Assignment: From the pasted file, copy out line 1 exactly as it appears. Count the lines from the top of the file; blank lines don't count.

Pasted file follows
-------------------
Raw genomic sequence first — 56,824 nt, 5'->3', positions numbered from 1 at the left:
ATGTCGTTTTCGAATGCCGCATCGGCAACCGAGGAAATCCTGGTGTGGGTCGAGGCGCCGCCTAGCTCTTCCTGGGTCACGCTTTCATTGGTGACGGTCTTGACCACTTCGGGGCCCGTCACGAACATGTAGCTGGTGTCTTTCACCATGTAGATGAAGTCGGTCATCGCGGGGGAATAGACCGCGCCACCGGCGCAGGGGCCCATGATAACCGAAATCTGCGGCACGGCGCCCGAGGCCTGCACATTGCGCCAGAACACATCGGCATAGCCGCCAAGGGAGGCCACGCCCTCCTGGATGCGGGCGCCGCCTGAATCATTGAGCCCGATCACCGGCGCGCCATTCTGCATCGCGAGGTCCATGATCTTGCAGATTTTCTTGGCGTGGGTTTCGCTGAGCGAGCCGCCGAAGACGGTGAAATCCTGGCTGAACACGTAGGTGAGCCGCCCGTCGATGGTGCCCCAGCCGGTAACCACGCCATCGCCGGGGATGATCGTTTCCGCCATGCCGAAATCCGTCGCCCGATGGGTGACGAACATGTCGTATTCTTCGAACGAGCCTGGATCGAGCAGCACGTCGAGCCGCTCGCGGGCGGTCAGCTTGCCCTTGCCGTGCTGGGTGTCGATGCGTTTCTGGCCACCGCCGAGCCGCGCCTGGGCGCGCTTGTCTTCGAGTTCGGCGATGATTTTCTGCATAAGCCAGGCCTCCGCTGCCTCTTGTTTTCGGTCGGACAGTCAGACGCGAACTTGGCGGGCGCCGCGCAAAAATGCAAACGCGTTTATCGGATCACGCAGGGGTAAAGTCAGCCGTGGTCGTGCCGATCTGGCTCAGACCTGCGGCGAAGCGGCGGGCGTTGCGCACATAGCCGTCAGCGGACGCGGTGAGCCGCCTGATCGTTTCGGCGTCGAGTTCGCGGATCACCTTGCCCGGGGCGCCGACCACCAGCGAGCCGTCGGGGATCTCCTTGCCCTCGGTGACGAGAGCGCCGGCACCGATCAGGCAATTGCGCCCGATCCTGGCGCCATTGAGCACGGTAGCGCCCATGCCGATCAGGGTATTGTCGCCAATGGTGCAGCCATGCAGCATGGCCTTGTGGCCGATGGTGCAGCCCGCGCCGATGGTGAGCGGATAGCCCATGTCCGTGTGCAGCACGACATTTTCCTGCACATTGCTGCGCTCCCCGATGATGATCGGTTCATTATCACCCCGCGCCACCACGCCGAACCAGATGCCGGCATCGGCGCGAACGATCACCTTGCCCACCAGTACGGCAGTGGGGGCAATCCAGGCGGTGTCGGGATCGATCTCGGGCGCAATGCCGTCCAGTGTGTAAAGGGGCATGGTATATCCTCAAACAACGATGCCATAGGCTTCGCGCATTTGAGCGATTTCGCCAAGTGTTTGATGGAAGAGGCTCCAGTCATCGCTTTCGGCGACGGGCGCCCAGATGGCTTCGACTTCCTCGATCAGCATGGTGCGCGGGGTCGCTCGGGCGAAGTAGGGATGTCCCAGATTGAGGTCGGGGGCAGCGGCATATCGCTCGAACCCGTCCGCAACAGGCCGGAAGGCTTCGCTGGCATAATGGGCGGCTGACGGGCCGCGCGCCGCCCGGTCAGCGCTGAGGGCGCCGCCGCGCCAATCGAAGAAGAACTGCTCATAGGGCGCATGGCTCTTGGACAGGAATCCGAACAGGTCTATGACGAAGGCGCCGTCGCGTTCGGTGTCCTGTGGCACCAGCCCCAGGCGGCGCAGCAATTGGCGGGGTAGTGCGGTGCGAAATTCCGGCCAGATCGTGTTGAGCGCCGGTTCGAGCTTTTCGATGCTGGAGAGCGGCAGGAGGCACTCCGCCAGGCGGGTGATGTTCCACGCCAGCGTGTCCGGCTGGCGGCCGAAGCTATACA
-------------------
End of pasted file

Raw genomic sequence first — 56,824 nt, 5'->3', positions numbered from 1 at the left: